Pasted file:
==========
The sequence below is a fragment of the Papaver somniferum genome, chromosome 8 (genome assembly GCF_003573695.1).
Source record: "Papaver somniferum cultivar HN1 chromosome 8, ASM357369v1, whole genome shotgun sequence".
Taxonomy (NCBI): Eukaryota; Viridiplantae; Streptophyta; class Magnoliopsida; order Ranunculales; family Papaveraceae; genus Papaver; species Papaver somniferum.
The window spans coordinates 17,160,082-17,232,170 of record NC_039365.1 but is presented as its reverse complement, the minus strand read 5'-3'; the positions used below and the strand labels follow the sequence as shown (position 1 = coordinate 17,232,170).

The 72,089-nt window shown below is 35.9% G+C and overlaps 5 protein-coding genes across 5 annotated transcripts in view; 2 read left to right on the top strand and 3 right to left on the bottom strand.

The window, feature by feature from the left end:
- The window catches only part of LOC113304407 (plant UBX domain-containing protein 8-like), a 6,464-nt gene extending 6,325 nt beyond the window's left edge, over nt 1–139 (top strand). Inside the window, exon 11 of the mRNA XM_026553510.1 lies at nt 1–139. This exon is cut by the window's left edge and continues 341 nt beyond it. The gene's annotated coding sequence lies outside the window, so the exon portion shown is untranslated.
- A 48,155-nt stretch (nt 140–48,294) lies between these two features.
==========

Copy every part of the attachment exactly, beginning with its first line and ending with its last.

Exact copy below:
The sequence below is a fragment of the Papaver somniferum genome, chromosome 8 (genome assembly GCF_003573695.1).
Source record: "Papaver somniferum cultivar HN1 chromosome 8, ASM357369v1, whole genome shotgun sequence".
Taxonomy (NCBI): Eukaryota; Viridiplantae; Streptophyta; class Magnoliopsida; order Ranunculales; family Papaveraceae; genus Papaver; species Papaver somniferum.
The window spans coordinates 17,160,082-17,232,170 of record NC_039365.1 but is presented as its reverse complement, the minus strand read 5'-3'; the positions used below and the strand labels follow the sequence as shown (position 1 = coordinate 17,232,170).

The 72,089-nt window shown below is 35.9% G+C and overlaps 5 protein-coding genes across 5 annotated transcripts in view; 2 read left to right on the top strand and 3 right to left on the bottom strand.

The window, feature by feature from the left end:
- The window catches only part of LOC113304407 (plant UBX domain-containing protein 8-like), a 6,464-nt gene extending 6,325 nt beyond the window's left edge, over nt 1–139 (top strand). Inside the window, exon 11 of the mRNA XM_026553510.1 lies at nt 1–139. This exon is cut by the window's left edge and continues 341 nt beyond it. The gene's annotated coding sequence lies outside the window, so the exon portion shown is untranslated.
- A 48,155-nt stretch (nt 140–48,294) lies between these two features.